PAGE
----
Fans of New York history, architecture and design—or just great cocktails—all have something to celebrate thanks to the late-April opening of The Gold Room Bar at the Lotte New York Palace Hotel. Though the historic, swathed-in-gilt space has been used for various purposes throughout the years, this is the first time it’s been opened for cocktails and light bites in the evening, finally bringing back the glamour, hospitality and refined service for which the room was originally intended.
The fact that the Gold Room is still here at all is a bit of a miracle. While most of the Gilded Age mansions that once lined Fifth Avenue’s Millionaire’s Row have long-since disappeared or been repurposed beyond recognition, Henry Villard’s property has managed to survive intact since 1884. True, the railroad magnate himself only lived in his visionary interconnected-townhouse enclave for a few months (it was completed just as his fortunes took a downturn), but the six homes facing a cobblestoned courtyard went on to be continuously occupied for decades, housing prominent doctors and lawyers and organizations like the Women’s Military Services Club. Random House bought one of the houses in 1968—the same year the City Landmarks Commission declared the complex a historic landmark.
That designation proved to be crucial just a few years later. In 1975, prominent (and notorious) developer Harry Helmsley entered into a 99-year lease with the Catholic Church (by then owners of the property) with the idea of transforming it into a 51-story hotel—which would have required that the backs of the historic homes be demolished and their interiors gutted. After much protest and the intervention of the City Landmarks Commission, Helmsley eventually relented, agreeing to protect the interiors and the facades. As a result, when the luxury Palace Hotel opened in 1980, the gorgeous original details of the 15,000-square-foot, four-story main Villard mansion—including its marble staircase, mosaic ceiling, stained glass windows and zodiac clock—were intact.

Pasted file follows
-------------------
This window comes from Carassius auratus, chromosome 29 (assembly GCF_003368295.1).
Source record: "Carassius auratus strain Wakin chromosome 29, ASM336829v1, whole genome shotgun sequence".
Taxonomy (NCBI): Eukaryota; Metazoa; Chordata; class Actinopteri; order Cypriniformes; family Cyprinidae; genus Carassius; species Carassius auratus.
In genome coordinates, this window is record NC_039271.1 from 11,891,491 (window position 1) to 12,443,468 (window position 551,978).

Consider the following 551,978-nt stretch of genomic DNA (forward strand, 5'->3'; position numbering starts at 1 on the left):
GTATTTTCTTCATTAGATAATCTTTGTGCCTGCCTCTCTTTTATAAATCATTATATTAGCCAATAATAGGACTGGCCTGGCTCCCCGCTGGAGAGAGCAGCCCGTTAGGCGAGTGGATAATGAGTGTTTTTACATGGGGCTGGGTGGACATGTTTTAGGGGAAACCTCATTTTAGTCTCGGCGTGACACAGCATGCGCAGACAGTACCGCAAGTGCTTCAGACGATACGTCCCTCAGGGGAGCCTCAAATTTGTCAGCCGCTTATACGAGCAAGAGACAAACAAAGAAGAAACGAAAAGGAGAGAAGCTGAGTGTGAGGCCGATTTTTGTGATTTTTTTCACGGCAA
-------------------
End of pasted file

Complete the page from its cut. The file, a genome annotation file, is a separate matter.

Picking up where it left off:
So, too, was the iconic Gold Room. Though not decorated when the mansion was first completed, the room was later outfitted by legendary architect Stanford White with gilt ceilings, walls and wainscoting. As the space was originally intended to be a music room, White created a suspended balcony on the north end to serve as a stage for the musicians (it was accessible via a narrow stairway hidden behind elaborately decorated wall panels). Leaded glass windows and two lunette paintings entitled “Art” and “Music”—all by 19th-century American artist John La Farge—anchor the spaces, while contemporary French interiors guru Patrick Jouin has recently added some new elements, like a custom bar, that both add freshness and work with the original flourishes.
And here, among all the drama, guests can now enjoy cocktails like The Mrs. Astor (a whirlwind of Ketel One Citroen, Campari, strawberry reduction, aquafaba and balsamic), the Mutsuhito (made with Roku Japanese gin, jasmine tea and yuzu), and the John D., which pays tribute to the Rockefeller with Hennessy V.S.O.P. Cognac, cherry Heering, lemon and sugar. High-end sparklings and wines also help compliment a menu of elevated eats like tuna tartare, prime beef sliders, truffled grilled cheese, oyster and—naturally—caviar with all the fixings. After a few drinks, you might end up feeling like a Rockefeller or a Helmsley or even Villard himself—and we say it’s about time.